in memory of Amy Clampitt

I. Marble

What they had for ideals
must persist in the taut set
of that rearing horse's head,
a band of muscle thick
as an arm at its neck,
its ears like flames.
The nude, reclining, has an
equal, if opposite, grace:
his hand in the air, a bent
knee, give form to
our names for hand, for knee.
And the ball of his shoulder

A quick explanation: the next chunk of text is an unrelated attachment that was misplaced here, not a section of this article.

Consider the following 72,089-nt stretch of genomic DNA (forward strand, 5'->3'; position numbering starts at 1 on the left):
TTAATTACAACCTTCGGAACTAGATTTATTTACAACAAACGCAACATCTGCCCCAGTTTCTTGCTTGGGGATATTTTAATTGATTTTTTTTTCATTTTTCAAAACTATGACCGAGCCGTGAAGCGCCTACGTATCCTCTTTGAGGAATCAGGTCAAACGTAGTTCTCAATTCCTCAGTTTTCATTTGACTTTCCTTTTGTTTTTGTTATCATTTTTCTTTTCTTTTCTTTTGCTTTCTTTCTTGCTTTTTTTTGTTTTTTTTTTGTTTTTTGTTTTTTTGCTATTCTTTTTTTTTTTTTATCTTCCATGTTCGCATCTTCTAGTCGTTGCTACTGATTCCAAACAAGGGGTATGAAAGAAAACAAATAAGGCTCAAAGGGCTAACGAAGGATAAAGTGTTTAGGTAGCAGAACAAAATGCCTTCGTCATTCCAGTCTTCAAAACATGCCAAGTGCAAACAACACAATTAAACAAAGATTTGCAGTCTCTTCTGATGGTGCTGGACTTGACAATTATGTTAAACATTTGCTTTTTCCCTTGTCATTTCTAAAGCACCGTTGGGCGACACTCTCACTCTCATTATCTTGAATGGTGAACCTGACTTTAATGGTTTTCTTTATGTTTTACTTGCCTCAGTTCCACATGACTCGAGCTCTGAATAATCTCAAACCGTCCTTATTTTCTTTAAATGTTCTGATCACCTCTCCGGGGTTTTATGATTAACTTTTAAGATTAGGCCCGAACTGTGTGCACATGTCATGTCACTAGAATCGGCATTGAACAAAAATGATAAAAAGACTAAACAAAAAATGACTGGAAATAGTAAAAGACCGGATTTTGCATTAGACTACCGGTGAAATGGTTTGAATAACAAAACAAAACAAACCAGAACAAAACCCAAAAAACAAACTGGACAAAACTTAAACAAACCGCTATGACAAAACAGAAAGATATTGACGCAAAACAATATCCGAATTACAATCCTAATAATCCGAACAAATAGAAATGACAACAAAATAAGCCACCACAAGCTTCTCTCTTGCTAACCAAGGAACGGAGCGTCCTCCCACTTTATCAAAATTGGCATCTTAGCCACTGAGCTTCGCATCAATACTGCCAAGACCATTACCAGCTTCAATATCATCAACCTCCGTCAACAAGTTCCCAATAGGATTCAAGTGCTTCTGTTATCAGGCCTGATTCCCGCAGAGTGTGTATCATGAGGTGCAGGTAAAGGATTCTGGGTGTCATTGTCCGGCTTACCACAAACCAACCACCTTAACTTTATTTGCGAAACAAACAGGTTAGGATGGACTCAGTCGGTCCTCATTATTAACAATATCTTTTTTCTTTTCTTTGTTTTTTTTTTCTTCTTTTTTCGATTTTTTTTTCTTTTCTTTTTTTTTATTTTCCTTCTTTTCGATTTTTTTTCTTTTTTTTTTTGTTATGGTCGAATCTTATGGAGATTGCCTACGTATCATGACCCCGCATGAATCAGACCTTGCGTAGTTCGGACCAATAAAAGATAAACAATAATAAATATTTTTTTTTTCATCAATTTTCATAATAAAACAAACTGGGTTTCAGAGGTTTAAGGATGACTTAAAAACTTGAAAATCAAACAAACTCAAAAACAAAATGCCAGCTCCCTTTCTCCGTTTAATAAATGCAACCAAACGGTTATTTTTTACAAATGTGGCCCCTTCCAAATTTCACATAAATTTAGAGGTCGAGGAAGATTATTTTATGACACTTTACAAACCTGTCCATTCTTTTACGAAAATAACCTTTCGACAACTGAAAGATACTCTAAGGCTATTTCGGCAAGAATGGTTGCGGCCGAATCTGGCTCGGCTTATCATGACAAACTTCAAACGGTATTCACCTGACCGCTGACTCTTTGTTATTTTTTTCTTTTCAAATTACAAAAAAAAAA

has the repose of power
in it, his face broods
on deathlessness. Aftermaths
of that brooding, we stare
as if our own timeliness
were inscribed there, as if
the torque of a chest,
or wind pleating a god's
skirt, were beauty enough
to move our lives by.
But quiet is all we learn
about: how, almost audible
in the twilight, the throng
of the frieze faces a
black ocean, a bronze horizon.